Interestingly, these men’s wives responded similarly to moms who fail to stop incest. They let things be. Typically, incest occurs when wives/mothers are powerless. They may be physically or mentally incapacitated, or they may be absent. But sometimes they disempower themselves, believing their husbands are the head of home and, really, King of the Castle. Their job is to obey. So they don’t step in.

Except on this video Hillary’s mom not only supported the beating, but joined in, taking a turn at bruising Hillary, herself. “Bend over and take it like a grown woman,” she ordered.

Makes you wonder if Mom had heard that phrase before. On “Today” she said she had left her husband, saying she had been “brainwashed” by a cycle of abuse and dysfunction.

After Mom took her turn whipping her daughter, Dad told Hillary to submit to him.

This notion that women should submit and accept beatings is troubling to say the least.

Just speculating, but when you add it all up the whole scene resembles a sadistic fantasy. You have to wonder if Mom took over from Dad hoping he’d exit for good and take his focus off “the other woman” — but then punished her daughter for “provoking” (in her mind) Dad’s prurient interest. Or did Mom get a sadistic thrill, too? Or was she just being a good parent? Ok, not the last one.

When women are seen as mere things to satisfy urges — whether sexual, or a drive to dominate and belittle in hopes of feeling bigger, more powerful, or whatever…

The wrong person is being punished.

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Why Did Nancy Garrido Help Kidnap Jaycee Dugard?

jaycee-dugard-4Jaycee Dugard told Diane Sawyer in an ABC interview that after kidnapping her, Nancy Garrido was intensely jealous. So why did she do it? Beyond the question of how she could commit such an atrocious crime, I’d like to focus on why Nancy Garrido made herself miserable by actively acquiring a sexual rival.

I don’t know the specifics of why. Nancy clearly wanted to please her spouse, even if that entailed personal anguish. But in asking why Garrido assisted in her own torment, we might as well ask why women too often stay in distressing, and even abusive relationships, in some ways imitating her – if on a lesser scale.

Everyday women mimicking Garrido?

In one section of Why Women Have Sex, psychologists Cindy Meston and David Buss talk of women reluctantly agreeing to bring other women into their relationships in order to keep their men. As one put it:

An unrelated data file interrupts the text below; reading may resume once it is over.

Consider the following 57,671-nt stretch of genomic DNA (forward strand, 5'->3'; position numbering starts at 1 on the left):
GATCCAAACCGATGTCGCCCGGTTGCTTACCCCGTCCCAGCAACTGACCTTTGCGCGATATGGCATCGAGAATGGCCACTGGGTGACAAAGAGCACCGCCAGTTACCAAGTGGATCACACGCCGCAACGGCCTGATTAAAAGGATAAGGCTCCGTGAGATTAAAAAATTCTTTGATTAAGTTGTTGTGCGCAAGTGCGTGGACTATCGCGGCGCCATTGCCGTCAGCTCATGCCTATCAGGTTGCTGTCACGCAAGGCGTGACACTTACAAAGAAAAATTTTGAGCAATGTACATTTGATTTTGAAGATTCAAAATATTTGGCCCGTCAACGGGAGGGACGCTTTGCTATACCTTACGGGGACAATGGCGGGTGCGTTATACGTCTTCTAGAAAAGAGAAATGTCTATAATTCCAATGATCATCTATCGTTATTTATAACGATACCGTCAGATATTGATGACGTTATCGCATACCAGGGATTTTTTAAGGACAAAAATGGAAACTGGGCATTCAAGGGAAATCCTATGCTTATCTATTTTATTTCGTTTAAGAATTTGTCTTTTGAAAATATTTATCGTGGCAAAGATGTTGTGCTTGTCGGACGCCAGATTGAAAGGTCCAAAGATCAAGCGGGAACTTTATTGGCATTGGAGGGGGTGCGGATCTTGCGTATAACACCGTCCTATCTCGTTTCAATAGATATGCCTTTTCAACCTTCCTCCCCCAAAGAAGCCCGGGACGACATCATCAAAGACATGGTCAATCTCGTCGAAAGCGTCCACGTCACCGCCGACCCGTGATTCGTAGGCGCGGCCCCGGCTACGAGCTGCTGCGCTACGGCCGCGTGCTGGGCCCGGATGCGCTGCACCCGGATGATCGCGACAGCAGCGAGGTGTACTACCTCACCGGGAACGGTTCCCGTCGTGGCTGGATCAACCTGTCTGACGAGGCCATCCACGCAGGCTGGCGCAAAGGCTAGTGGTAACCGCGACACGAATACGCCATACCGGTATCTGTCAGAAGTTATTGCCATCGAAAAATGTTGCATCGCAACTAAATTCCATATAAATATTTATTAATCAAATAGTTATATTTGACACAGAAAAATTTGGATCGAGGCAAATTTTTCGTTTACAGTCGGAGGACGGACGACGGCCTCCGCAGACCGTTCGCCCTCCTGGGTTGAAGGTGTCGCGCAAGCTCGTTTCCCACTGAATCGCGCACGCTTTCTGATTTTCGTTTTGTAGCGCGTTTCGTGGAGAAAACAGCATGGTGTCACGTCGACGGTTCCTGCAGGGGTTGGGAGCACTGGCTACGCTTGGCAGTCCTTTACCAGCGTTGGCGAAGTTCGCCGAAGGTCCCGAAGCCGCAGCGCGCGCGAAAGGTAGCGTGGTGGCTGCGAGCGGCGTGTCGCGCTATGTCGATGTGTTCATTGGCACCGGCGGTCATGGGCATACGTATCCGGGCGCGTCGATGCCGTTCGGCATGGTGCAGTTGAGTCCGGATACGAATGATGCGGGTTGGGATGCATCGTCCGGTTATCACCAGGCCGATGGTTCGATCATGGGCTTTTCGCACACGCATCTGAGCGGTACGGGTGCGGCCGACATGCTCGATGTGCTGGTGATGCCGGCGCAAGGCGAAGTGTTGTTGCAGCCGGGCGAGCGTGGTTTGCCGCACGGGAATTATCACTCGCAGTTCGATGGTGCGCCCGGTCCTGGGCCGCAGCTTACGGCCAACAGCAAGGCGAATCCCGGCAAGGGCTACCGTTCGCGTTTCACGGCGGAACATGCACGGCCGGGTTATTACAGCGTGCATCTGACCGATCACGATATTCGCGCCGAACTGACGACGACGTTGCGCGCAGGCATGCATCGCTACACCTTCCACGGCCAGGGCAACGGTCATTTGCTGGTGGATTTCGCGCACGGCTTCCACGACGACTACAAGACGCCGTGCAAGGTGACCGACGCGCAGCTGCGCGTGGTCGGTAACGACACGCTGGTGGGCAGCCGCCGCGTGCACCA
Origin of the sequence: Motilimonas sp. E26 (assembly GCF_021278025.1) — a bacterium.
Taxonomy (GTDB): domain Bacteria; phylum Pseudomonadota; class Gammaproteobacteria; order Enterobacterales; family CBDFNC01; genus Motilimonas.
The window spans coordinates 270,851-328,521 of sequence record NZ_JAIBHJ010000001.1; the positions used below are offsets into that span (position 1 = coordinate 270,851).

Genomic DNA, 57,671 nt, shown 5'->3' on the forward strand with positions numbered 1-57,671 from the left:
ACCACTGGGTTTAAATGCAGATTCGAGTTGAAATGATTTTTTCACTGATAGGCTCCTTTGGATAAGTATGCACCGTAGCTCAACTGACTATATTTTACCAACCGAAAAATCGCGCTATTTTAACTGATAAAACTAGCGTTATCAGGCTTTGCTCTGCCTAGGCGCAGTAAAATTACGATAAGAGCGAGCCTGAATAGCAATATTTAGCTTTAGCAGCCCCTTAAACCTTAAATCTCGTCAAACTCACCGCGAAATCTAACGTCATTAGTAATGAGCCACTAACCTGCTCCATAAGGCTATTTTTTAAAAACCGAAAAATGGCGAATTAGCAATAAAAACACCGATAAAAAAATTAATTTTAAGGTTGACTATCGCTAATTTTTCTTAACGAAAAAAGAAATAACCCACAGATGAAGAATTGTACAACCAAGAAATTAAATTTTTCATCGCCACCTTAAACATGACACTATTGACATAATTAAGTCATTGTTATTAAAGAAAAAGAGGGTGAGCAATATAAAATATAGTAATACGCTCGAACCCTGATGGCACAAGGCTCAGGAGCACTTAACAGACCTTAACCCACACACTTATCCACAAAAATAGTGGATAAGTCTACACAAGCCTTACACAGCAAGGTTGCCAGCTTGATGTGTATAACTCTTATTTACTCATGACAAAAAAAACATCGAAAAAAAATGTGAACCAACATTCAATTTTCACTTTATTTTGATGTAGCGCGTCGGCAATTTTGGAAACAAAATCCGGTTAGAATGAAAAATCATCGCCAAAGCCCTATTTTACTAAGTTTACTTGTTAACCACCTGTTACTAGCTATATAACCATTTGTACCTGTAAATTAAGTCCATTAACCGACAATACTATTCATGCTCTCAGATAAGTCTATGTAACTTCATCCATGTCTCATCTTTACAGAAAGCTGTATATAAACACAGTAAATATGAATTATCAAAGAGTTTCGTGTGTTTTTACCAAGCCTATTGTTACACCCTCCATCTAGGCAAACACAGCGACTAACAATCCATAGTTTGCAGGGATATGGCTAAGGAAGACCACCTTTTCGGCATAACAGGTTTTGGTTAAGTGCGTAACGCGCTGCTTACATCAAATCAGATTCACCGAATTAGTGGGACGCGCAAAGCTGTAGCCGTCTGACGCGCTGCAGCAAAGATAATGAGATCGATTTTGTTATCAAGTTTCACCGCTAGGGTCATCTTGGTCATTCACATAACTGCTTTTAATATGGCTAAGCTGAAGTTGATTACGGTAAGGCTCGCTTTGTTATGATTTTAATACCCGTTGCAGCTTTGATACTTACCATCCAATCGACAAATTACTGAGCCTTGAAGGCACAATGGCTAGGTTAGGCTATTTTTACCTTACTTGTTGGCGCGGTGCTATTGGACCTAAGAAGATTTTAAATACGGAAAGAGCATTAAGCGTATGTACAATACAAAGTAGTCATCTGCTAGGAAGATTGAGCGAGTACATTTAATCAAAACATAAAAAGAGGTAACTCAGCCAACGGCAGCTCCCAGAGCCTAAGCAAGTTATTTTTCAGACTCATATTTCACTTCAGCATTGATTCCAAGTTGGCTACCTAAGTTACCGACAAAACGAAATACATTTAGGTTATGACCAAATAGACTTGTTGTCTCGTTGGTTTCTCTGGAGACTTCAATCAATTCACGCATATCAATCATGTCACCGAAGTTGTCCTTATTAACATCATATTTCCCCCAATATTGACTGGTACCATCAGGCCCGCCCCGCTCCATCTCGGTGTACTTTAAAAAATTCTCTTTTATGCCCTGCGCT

Right now, the guy I am with is into swinging. I am not comfortable with that lifestyle… I just pretend he is my master and I am to follow his every command and it makes it easier for me to get through the night… He keeps asking me to have a threesome with my best friend and I keep acting like it is okay, but I am dreading it.

Others tolerate the incest that partners inflict upon their children. Some endure marital or relationship rape and battering.

That’s quite a range. But all of these women are allowing their hearts and souls to be hurt, and sometimes they are letting others be harmed, as well.

Why?

They may feel they love these men. More than they love themselves – or anyone else for that matter. A sick sort of love swimming in injury.

They may think they have no better options. They don’t deserve much and can’t expect better. They aren’t lovable or attractive enough, or they can’t survive on their own. They can’t find a better man. And their partners willingly prop up the downbeat assessments. And so they desperately try to please, and appease, their men in hopes of gaining love.

Poor self-esteem anchors their submission.

But they also hold their own sex in low regard. Women who endure pain to give their men pleasure see men as better-than and more deserving than women. And so they sacrifice so their men may have all.

Some stay in relationships due to “sunk costs.” Having invested so much – emotion, all of the work gone through to create only small changes in partners, resources – they can’t bear to give it all up with nothing to show.

But if we’ve learned something is the cost really sunk? We could take what we’ve learned and move on.

For whatever reason, too many women don’t realize they don’t have to put up with crap.

Too bad Nancy Garrido never figured that out.

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Making Relationship Violence Sexy

The blogosphere was abuzz last week with talk of TV’s Gossip Girl where antihero, Chuck Bass, humiliated ex-girlfriend, Blair Waldorf, by tattling on her sexual past in front of her new boyfriend’s mother. He followed up by telling Blair she couldn’t be with anyone else because, “You’re mine.” Enraged, he wrestled her onto a sofa before hurling his fist through a window, a shard of glass cutting Blair’s face.

A reporter from E! Entertainment called the cut, “the most perfect, beautiful, dainty injury.”

Are Chuck’s violence and controlling ways meant to be seen as “perfect” and “beautiful,” as well, set within the passion of unrequited love?

As the story goes along, it appears that Blair isn’t the one who’s hurt. Chuck is. He loves Blair too much for his own good, according to the show’s producers and this week’s episode.